These agents can reduce blood loss but are less effective then hormonal treatment.



    Myolysis is a minimally invasive procedure targeting the destruction of fibroids via a focused energy delivery system such as heat, laser, magnetic resonance.

    This less-invasive procedure is well tolerated, although risks include localized pain and heavy bleeding.

    Uterine Artery Embolization

    Uterine artery embolization is an option for women who wish to preserve their uterus or avoid surgery because of medical comorbidities or personal preference.

    It is an interventional radiologic procedure in which occluding agents are injected into one or both of the uterine arteries, limiting blood supply to the uterus and fibroids.

    The most common complication is postembolization syndrome, which is characterized by mild fever and pain, and vaginal expulsion of fibroids.

    There is insufficient evidence on the effect of uterine artery embolization on future fertility.


    Hysterectomy is the last-resort treatment for uterine management. It consists a definitive removal of uterus so it is a feasible option only for women with symptomatic fibroids who do not wish to preserve fertility.

    New alternative agents

    Epigallocatechin gallate

    Epigallocatechin gallate is the major catechin in green tea, a natural product, commonly used by women for multiple purposes.

    Epigallocatechin gallate (EGCG) exhibits several biological effects, including anti-inflammatory, antiproliferative, and antioxidant effects.

    The effectiveness of epigallocatechin gallate has been studied on fibroid biology. Experimental results showed that epigallocatechin gallate inhibits the proliferation of human leiomyoma cells.

    Interestingly, epigallocatechin gallate dramatically reduced the volume and weight of fibroids in both animal and human trials.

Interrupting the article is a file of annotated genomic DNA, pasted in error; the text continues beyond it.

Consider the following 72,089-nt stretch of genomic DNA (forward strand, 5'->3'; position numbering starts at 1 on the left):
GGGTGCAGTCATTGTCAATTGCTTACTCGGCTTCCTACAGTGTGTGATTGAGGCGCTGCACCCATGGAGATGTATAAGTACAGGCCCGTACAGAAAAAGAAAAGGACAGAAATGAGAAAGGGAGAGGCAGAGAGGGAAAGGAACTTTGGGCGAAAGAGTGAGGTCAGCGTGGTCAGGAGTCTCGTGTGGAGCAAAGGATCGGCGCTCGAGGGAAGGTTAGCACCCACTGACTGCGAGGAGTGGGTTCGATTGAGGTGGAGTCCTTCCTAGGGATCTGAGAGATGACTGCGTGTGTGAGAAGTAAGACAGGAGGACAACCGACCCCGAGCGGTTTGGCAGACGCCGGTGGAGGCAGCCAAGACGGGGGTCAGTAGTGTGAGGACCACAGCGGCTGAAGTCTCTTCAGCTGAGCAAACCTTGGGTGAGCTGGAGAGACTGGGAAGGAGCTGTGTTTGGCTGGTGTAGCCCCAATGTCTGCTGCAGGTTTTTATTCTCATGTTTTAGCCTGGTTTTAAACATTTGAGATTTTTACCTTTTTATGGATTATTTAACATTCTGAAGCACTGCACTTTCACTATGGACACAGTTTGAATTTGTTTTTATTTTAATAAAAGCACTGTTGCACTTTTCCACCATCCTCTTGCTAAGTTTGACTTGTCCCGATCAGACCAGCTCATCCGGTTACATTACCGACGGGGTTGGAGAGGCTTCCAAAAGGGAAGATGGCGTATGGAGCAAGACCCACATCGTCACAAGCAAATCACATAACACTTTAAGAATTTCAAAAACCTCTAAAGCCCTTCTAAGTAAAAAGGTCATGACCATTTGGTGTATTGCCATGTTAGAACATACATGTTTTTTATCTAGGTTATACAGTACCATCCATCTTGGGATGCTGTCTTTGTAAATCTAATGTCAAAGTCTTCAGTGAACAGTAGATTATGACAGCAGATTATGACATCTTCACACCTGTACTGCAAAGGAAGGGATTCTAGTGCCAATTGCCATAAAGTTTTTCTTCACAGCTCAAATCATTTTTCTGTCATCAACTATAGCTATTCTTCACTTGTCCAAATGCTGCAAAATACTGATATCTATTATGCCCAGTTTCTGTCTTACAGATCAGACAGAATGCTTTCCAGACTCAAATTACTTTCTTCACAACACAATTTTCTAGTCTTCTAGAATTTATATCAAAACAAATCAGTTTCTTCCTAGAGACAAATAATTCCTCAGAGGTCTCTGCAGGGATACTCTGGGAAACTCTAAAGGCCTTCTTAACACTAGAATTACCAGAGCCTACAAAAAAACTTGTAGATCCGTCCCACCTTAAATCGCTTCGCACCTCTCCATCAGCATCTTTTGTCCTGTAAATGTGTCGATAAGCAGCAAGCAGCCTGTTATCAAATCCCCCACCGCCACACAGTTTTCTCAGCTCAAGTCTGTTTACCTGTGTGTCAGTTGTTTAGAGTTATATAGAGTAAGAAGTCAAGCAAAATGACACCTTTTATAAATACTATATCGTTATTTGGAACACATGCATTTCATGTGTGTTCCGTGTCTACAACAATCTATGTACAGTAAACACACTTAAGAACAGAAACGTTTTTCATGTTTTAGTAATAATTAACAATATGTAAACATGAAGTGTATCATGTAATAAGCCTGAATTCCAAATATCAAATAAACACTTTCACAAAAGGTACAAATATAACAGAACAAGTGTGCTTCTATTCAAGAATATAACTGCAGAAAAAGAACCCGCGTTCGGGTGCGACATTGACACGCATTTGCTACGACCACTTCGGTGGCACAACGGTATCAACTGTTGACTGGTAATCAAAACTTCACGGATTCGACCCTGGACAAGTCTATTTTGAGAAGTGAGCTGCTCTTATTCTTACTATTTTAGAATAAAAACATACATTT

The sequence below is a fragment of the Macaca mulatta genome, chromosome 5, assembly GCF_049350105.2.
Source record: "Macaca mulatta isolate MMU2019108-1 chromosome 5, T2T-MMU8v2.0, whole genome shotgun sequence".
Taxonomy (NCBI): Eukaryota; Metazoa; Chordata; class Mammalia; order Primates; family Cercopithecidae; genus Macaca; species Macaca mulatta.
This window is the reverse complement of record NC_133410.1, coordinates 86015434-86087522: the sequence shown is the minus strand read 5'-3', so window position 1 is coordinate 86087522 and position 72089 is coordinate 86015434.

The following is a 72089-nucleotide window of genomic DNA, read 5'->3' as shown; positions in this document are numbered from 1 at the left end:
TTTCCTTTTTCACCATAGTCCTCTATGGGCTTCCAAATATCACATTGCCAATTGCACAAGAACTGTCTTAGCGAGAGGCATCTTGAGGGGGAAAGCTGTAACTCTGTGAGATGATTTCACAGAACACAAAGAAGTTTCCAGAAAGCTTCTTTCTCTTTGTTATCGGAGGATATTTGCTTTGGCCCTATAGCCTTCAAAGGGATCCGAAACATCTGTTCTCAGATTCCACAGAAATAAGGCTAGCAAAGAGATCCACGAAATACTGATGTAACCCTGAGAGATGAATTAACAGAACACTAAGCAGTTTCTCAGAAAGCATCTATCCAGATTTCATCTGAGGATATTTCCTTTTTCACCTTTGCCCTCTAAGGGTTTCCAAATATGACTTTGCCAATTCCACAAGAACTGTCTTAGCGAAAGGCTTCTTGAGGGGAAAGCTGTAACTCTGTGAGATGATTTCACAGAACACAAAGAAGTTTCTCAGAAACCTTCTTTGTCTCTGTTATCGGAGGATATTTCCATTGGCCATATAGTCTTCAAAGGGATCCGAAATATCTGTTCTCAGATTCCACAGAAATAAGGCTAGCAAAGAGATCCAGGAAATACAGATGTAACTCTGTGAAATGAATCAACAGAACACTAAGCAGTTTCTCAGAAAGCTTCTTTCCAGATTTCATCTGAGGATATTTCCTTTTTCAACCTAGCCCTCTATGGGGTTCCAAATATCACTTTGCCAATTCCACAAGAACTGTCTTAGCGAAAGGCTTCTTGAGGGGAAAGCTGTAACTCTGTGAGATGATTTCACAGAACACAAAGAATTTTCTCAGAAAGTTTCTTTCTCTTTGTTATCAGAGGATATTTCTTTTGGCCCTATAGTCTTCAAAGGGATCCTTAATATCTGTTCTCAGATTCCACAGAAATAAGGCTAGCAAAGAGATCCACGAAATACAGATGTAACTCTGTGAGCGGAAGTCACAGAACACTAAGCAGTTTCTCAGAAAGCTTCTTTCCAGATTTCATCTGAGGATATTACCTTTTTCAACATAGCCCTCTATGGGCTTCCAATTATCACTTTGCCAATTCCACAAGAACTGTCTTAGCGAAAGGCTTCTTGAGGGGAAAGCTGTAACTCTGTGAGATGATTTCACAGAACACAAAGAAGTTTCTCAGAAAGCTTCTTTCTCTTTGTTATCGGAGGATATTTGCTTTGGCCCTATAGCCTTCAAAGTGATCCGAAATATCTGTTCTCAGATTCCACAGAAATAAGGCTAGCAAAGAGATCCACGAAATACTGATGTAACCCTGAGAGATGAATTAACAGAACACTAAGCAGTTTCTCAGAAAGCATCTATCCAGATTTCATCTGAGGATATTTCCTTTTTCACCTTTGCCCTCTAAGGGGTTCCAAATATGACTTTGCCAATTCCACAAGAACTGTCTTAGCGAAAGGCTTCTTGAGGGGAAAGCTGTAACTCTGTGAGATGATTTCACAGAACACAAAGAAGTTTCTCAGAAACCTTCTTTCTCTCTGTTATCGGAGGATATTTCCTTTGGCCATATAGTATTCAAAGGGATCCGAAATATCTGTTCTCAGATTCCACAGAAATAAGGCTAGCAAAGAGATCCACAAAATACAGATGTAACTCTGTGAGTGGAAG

These data suggest a promising alternative in which the burden of this disease could be reduced by making green tea extract available to women who have uterine fibroids.

    EGCG might be particularly useful for long term use in women with low fibroid burden to arrest its progression and avoid the development of severe symptoms needing major surgery.


    Vitamin D

    Hypovitaminosis D has been recently associated with a higher prevalence of uterine fibroids.
    Furthermore, some authors reported that vitamin D serum levels are inversely correlated with the severity of uterine fibroids.

    Vitamin D is known for its antiproliferative and immunomodulatory hormone with a well-established role in the maintenance of calcium homeostasis.

    Moreover, vitamin D inhibits the growth and promotes the apoptosis of fibroid cells in “in vitro” studies, and it seems to reduce the fibroid size in “in vivo” animal models.

    According to these findings, vitamin D supplementation might be an effective, safe, and low cost therapy in the primary prevention and treatment of uterine fibroids.

    The plausible stabilizing effect of vitamin D supplementation on size and number of “small burden” uterine fibroids could be most beneficial, especially in pre and perimenopausal women. The aim of the Vitamin D supplementation would be to prevent the possible growth of fibroids and the onset of fibroid-related symptoms, as well as to reduce the need for surgery or conventional medical therapy.